Industrial deafness is a condition that results in gradual or sudden loss of hearing as a direct consequence of a person’s working environment. It is also referred to as noise induced hearing loss or occupational deafness.
If you work in an environment where the noise levels are often above 80dB and you find that you are always asking others to speak louder or you often need to turn up the volume on the television, you may be suffering from a case of industrial deafness caused by the high noise levels in your workplace.
If you work or have worked in a noisy Environment and you feel that you are losing your hearing because of it then you can claim for compensation using our ‘Industrial Deafness Claims’ Service.
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Frequently Asked Questions
Symptoms Of Industrial Deafness udar11685
If you’ve been exposed to high noise levels in the workplace and are suffering from any of these symptoms, you may have sufficient cause to file a claim for industrial deafness compensation:
Temporary or permanent lack of hearing
Difficulty to hear in one or both ears
Total lack of hearing in one or both ears
Having to turn up media to high levels to hear properly
The below two symptoms are of special significance only because most people do not immediately relate these to industrial deafness:
Tinnitus: Constant buzzing, ringing, ticking, hissing or droning noises in your ears are signs of tinnitus, which can also be caused by high noises.
Acoustic Trauma: Acoustic trauma is a kind of deafness that occurs exceptionally quickly if an individual is subjected to an extremely loud noise such as an explosion or a series of loud noises as those made by gunshots at close range.
Employers Have A Legal Responsibility udar11685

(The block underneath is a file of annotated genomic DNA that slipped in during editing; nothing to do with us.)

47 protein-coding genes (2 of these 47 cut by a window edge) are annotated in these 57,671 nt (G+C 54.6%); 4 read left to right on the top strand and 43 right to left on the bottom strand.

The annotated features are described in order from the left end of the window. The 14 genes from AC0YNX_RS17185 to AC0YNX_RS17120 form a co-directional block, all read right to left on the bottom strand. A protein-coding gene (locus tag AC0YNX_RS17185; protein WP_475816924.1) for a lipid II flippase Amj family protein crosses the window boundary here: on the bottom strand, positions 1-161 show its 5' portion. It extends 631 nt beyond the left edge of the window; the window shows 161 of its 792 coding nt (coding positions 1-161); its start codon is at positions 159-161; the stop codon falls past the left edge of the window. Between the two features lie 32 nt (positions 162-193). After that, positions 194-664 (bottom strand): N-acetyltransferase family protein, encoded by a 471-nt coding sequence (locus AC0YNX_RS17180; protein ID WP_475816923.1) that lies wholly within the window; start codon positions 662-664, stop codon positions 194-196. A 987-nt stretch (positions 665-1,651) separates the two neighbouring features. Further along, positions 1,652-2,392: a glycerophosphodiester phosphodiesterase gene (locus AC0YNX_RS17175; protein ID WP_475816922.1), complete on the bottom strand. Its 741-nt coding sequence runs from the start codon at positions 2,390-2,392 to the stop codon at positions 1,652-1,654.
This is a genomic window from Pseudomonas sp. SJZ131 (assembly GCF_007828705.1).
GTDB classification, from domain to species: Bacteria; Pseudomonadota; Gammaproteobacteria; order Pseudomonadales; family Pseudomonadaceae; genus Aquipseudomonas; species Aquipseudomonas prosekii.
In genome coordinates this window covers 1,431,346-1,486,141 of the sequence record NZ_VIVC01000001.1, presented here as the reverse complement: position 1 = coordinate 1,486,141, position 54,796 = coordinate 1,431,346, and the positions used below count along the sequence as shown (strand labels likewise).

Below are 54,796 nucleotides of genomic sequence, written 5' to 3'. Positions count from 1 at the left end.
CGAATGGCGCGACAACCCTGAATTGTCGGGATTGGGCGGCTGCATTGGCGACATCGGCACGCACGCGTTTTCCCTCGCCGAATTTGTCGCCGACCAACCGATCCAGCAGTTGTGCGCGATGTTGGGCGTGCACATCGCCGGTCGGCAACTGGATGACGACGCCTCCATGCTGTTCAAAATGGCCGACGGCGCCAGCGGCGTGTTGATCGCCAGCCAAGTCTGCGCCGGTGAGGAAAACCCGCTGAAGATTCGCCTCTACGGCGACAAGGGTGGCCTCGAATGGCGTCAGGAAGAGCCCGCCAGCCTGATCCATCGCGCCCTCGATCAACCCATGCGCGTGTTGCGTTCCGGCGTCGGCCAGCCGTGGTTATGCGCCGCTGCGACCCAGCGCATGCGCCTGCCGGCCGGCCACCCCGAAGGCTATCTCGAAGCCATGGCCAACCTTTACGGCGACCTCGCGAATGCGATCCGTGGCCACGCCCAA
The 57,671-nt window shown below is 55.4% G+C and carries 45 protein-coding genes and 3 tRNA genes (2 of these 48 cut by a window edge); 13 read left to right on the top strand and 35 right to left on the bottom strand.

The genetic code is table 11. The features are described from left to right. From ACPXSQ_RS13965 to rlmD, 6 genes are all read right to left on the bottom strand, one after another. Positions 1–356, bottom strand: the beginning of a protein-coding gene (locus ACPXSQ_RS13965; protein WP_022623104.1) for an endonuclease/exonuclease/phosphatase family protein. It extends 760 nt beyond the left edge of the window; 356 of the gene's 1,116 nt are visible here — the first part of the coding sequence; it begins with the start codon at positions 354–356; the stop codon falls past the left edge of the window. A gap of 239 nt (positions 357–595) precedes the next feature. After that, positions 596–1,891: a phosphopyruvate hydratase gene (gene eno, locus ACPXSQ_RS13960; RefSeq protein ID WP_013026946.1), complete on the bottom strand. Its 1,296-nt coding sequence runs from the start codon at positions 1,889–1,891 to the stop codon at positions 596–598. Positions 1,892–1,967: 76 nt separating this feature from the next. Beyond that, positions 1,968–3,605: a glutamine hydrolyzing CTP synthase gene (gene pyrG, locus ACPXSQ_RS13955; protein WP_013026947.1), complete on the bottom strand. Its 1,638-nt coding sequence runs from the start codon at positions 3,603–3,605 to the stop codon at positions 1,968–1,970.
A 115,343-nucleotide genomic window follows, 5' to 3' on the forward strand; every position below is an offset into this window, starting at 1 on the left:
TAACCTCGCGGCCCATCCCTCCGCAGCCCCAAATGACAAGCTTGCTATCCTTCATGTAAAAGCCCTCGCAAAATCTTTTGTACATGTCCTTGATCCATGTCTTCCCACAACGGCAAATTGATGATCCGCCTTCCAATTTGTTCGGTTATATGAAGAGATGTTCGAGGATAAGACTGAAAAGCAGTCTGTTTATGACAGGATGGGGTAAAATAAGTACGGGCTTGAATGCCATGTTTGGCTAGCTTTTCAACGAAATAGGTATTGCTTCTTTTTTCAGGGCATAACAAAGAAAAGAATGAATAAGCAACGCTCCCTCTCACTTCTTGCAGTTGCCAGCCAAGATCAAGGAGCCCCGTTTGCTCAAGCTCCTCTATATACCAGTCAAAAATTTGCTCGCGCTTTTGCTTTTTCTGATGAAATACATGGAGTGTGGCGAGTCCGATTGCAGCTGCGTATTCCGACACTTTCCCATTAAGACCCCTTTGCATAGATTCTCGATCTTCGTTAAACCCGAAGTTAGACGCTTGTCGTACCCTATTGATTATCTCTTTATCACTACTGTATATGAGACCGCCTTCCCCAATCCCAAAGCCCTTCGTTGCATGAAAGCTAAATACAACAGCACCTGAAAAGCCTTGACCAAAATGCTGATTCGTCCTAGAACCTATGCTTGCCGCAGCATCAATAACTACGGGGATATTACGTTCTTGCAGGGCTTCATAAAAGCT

Noise is an inescapable part of some industries such as construction, foundries, quarrying and mining amongst others. Workers employed in these industries are more prone to suffering from industrial deafness. However, this does not mean that you have to accept work-related deafness as an occupational hazard and that you have no recourse to the law.
The Control Of Noise At Work Regulation was introduced in 2005 as a way to protect workers from excessive exposure to high levels of noise in the workplace. This regulation stipulates that employers are responsible for providing their employees with a risk-free working environment that is safe from accidents and industrial illnesses. This includes protection against damaging noise levels.
This means, in workplaces where noise levels rise above 80dB, employers are legally required to put measures in place to reduce volume levels. If the industry is such that loud noises cannot be avoided, the Control Of Noise At Work Regulation mandates that employers must provide workers with adequate ear protection as well as information and training on how to use and care for the hearing protectors.
Employers who neglect to measure noise levels at the workplace or who do not provide protective equipment to workers are considered in breach of the regulations and an industrial deafness claim for compensation can be filed against them.
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